Lastly, connected to that, for example, if you have to do that project, do you set and test a single site that now receives service or do you test the entire region? How do you measure the assessment of the services coming in, in terms of providing a project, and the circumference around it that is applied? Are there multiple target zones in a target area that's been selected that starts the evaluation? Is there a conclusion measurement to see whether it's worked or not?
    Luc is the director of engineering, so I'll turn it him.
     In terms of connecting Canadians, which was mostly a household-based project, it is area-based. We keep maps of coverage of existing networks that we share with our colleagues at the CRTC, and they provide us a lot of information on the wire line, and we have information on the wireless. We have a fairly comprehensive database of existing services and speeds and costs, since you mentioned affordability. We keep all that, and we identify where the gaps are.
    In terms of the new projects, when we evaluate them, our goal is to fill those gaps while trying to minimize overbuilding existing service, obviously. Once the projects are in progress or nearing completion, we actually do some site visits and we will do some measurements and see the deployment and how that's been built.
    In terms of the new program, connect to innovate, it's based on bringing fibre to communities. In many cases the distribution network already exists, but the big pipe, as Susan mentioned, isn't there. That is actually easier to keep track of, because you really need to bring it to one point in the community and then everyone benefits from that. We also plan to be doing some site visits as the projects are completed to ensure that follows through.
    With this goal of affordability, we're now increasing the amount of content that can be funnelled to a consumer, either a business or an individual. That means greater incurred costs for the Internet service providers, in terms of the consumer. They'll charge more because more data is now flowing to the consumer.
    What do we do with this type of issue? For example, where I live I'm very familiar with the border situation, because we have roaming charges and there is the whole battle for consumers over roaming charges. I can be up to two kilometres away from the United States border and my device will pick up an American signal and that could lead to roaming charges, and so forth.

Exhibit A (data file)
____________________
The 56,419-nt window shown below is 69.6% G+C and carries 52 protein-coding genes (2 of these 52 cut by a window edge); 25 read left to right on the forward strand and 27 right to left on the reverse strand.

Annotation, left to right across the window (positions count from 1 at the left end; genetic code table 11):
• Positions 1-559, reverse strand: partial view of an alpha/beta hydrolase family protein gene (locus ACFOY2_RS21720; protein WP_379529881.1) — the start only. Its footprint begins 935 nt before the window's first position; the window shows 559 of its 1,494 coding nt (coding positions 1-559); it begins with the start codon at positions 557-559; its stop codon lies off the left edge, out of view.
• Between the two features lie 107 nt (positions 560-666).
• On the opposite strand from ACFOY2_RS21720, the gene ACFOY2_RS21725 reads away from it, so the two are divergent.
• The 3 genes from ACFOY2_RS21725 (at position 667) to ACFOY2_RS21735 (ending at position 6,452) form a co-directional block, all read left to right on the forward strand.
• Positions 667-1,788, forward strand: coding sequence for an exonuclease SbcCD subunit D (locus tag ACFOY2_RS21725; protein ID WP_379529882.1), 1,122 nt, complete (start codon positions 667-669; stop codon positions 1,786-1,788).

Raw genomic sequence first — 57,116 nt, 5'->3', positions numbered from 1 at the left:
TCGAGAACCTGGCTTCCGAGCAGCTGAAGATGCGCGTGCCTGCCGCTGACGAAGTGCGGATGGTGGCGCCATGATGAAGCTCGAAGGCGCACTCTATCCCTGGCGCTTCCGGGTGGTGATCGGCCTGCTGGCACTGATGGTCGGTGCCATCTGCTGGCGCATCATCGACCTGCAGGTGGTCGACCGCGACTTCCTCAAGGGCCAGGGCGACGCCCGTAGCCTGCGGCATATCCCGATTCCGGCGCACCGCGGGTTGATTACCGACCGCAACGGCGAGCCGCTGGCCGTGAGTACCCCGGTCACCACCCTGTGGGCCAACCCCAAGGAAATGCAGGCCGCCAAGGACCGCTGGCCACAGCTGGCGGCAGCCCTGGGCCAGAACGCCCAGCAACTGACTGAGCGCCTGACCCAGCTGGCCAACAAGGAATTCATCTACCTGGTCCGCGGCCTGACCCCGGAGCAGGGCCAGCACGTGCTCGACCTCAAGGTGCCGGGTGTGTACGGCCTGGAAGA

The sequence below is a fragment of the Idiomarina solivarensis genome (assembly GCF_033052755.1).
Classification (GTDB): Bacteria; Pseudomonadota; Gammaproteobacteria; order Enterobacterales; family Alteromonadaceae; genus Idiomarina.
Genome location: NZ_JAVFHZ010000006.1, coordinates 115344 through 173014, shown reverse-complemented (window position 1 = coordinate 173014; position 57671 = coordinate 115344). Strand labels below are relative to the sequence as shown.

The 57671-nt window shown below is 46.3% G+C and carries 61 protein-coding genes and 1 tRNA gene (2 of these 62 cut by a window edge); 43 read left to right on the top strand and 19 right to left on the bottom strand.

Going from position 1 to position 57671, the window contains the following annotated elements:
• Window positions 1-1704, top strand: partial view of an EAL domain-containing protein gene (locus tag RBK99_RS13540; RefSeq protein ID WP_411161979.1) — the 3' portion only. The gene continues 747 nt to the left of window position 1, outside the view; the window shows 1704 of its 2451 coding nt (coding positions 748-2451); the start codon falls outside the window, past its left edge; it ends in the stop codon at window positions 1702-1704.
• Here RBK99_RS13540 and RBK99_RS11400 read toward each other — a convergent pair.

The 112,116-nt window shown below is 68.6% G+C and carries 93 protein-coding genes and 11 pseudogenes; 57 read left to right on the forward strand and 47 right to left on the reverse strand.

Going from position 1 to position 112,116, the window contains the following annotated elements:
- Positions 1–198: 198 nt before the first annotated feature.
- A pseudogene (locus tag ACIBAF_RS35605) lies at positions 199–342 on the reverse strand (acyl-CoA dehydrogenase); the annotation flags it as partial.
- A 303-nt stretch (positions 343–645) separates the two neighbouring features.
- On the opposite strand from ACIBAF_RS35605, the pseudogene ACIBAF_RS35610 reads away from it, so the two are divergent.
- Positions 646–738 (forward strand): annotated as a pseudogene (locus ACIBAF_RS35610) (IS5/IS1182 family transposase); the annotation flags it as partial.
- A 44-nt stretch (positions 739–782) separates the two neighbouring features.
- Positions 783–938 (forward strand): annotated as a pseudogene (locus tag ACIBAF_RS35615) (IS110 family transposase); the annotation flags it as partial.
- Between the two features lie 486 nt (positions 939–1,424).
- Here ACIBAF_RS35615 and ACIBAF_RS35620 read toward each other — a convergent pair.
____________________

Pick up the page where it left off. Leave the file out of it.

Here is the thing: we're growing the availability of it, but the providers are the real beneficiaries as we move more product through a subsidized system, which they then charge fees to. Again, when Netflix movies become more high definition, that means there is more data; more data means that people have more costs, and so forth. What do we do about that in terms of fairness for consumers?
    I'll finish with this. The CRTC's great example was the basic cable package. We saw the response to that, which I thought was a fair way to approach cable, but they went out and it became a significant problem. Without going into details, the same thing can be happening here. We subsidize the expansion, the expansion leads to the flow of more product for the private sector, the private sector then charges more to the consumer, and it's an incurred cost from there on. I can tell you, if you have a teenage daughter and the Wi-Fi goes down, it's like Armageddon.
     I'll stop there, but the end result is more consumer costs.


    Thank you.
    We're going to move to Mr. Baylis.
    I'm trying to understand something about coverage and what we are and are not getting done. My riding is in Montreal. When this was first brought to my attention, I didn't know there was an issue, because I don't have any rural constituents.
     When I first looked into it, I got maps, such as the one presented here that we're looking at, which says, for example, that 99% of households are covered at 1.5 megabits and 96% are at 5 megabits. I said, “Well, it seems to me that we have pretty much most of the heavy lifting done.” It's a very small part—4%—of our huge country that has to be done. Then, every time I spoke to members of my caucus who were in rural ridings, they were up in arms about the lack of service, so there's a dichotomy here.